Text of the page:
One of Gillis’s most often joked about innovations was the “Mind Room” – a top-secret space reserved for the study of stress and its effects on the players.
The Mind Room (using instruments from Thought Technology) uses biofeedback and neurofeedback instruments to assess and train athletes to control their stress and attention in competitive situations.
Biofeedback uses physiological measures of muscle tension (EMG), skin perspiration (GSR), temperature , respiration and heart rate variability. Neurofeedback, or EEG biofeedback assesses unhealthy brainwave (EEG) patterns to determine if an athlete is anxious, in the peak attention zone or over-focused and trains their brain to be able to maintain the optimal pattern required for peak performance.
Gillis, who himself had read studies on how stress affected performance, told Dowbiggin:
“The worst thing you can do on a game day is show an athlete images of his opponent succeeding.” – it increases stress. “On the other hand, positive coaching results in adrenaline being produced.
“So on a game day or at intermission, we’ll try to stress the positive aspects of a situation we faced in a game. If we’re behind, we’ll show how our team has come from behind in the past. If an opposing goalie is playing well, we’ll find video showing us scoring on him in the past.”
In 2011, Gillis and team owner Francesco Aquilini went as far as convincing Bruno Demichelis of Chelsea Football Club to come work for the Canucks. A past employee of AC Milan, Demichelis had created a sports science centre called MilanLab, with the aim of optimizing “physio-physical” management of athletes.
The Demichelis plan never got off the ground, though, as he was unable to obtain a Canadian work permit, according to Dowbiggin’s book. Other reports say this is not the true story of why it was cancelled.
Image: UPI/Brian Kersey
Like with any sports team, much of the product seen on playing field, or ice in this instance, was a result of a carefully crafted game plan. One way the Canucks’ plan differed in contrast to those of other teams was through the way its players were deployed.
Cam Charron, then a writer on the Province Blog (now a member of the Toronto Maple Leafs’ famous analytics team), noticed and wrote about this. He noted that Vancouver’s most offensive players, particularly the Sedins, were given a majority of faceoffs in the offensive end, while its more defensive lines took draws at the other end.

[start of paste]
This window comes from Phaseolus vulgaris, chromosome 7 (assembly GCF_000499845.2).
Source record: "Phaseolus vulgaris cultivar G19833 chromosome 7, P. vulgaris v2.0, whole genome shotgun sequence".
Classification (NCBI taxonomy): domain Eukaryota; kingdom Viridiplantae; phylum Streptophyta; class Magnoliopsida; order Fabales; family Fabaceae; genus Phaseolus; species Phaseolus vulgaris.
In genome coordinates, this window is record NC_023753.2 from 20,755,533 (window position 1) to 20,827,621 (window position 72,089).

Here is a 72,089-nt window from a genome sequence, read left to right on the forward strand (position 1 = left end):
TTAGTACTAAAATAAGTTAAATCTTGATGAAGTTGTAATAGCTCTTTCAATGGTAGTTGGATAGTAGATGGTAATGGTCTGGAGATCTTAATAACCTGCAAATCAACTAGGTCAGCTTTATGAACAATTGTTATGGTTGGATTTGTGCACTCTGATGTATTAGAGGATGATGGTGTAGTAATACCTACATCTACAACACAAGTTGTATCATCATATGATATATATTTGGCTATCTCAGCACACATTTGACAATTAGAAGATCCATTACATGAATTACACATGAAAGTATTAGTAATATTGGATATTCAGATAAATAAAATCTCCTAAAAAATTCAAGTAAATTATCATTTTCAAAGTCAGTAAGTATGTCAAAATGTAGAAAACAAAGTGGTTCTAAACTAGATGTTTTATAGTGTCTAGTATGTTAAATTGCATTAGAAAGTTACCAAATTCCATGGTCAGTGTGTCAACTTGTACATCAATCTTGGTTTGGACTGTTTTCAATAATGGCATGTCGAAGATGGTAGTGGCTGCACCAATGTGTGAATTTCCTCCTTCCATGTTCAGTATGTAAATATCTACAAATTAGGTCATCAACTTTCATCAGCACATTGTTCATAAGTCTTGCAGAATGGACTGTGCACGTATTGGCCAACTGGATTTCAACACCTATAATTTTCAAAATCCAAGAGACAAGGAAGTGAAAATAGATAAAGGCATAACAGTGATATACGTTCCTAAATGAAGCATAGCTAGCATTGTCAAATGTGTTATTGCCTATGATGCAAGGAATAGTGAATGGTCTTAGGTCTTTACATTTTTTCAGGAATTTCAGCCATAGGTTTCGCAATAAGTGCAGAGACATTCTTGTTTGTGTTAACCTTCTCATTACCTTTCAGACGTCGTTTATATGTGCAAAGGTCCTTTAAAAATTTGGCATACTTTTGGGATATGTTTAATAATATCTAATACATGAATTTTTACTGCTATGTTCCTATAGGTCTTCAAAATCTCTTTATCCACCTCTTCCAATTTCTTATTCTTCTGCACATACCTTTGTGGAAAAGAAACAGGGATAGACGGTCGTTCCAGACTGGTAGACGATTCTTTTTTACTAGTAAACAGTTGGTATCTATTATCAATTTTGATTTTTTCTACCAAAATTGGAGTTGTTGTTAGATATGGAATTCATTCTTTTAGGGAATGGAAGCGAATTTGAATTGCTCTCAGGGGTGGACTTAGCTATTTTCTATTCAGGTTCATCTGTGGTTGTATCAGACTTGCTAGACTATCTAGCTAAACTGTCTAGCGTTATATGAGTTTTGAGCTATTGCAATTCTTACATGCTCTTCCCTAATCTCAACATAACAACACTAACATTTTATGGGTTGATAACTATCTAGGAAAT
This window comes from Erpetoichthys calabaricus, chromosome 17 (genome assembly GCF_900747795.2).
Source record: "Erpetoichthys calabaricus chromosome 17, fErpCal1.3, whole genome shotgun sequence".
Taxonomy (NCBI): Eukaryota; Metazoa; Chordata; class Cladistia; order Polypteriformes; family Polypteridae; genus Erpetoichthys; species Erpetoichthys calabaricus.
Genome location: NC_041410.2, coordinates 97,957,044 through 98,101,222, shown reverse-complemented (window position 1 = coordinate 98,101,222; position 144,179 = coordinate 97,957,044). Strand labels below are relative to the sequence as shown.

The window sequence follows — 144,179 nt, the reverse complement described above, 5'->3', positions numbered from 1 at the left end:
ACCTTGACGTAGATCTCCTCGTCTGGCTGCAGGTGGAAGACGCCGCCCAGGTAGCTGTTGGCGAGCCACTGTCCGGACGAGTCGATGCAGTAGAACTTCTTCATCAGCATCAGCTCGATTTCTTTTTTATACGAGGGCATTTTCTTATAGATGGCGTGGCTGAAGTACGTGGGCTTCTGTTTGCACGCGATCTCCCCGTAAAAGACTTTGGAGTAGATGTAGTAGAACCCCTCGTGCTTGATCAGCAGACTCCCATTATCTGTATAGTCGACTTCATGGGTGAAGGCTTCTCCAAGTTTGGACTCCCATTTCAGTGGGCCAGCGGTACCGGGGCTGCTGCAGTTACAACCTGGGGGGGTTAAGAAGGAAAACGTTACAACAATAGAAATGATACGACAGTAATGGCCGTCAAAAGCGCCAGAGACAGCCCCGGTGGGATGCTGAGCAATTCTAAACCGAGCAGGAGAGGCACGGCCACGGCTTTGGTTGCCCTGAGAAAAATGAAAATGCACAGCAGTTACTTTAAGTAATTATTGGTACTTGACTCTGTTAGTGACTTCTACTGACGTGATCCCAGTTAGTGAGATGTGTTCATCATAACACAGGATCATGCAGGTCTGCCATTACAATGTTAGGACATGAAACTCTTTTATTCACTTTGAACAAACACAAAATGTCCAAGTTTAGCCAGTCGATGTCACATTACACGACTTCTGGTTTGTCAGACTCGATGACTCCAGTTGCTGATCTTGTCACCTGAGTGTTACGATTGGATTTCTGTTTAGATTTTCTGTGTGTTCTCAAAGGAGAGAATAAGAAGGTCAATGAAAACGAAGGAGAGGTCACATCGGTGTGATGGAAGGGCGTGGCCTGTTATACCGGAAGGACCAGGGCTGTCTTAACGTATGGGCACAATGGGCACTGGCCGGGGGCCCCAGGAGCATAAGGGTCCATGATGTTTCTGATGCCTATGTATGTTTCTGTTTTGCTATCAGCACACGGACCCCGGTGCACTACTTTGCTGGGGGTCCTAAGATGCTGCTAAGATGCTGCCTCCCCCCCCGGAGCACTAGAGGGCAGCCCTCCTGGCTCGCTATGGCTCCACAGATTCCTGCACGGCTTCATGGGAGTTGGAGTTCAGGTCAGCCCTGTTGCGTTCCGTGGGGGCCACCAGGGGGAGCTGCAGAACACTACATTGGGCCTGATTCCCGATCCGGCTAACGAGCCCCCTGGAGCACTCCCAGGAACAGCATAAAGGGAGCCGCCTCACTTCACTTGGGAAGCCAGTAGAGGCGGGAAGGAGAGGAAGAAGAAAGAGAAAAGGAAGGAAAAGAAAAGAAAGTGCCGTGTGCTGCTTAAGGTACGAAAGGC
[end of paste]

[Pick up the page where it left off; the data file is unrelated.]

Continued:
Simply put, Vancouver does this more evidently than any other team in the National Hockey League. The fact that it’s been unnoticed by so many media members and fans in Vancouver is getting to be not even funny anymore. It was a crazy swing last year and getting more evident this season.
In 2012, Charron wrote in-depth (and in nerd-speak) about the Canucks improved performance under Mike Gillis:
The big improvement for the Canucks in the last four years is in the third period. Pythagorean Expectation predicted 50 wins from the Canucks in the Gillis era per year (actual, 49.8) and 43.2 in the four previous seasons (actual, 43.3). That’s an increase of 16%.
But where did the increase come from? They actually lost ground in the second period, their win expectancy dipping by 8% in the middle frame in the Gillis era, but that’s propped up by a 23% gain in the first period and a 35% increase in the third period.
The Canucks were an incredible third period team during those years of dominance, and they did it on the backs of two players over the age of 30 (the Sedins).
That Gillis left no stone unturned cannot be argued – he even went as far as collaborating with UCLA to create a sports drink that responded to the specifics of playing in a sea-level environment and heavy travel, according to Dowbiggin’s book.
We don’t know if Gillis’s scientific approach helped the team, but we do know the Canucks won two straight Presidents’ Trophies and made it to Game 7 of the Stanley Cup Finals. And we know he did everything he could think of doing behind the scenes.
Feature Image: theglobeandmail.com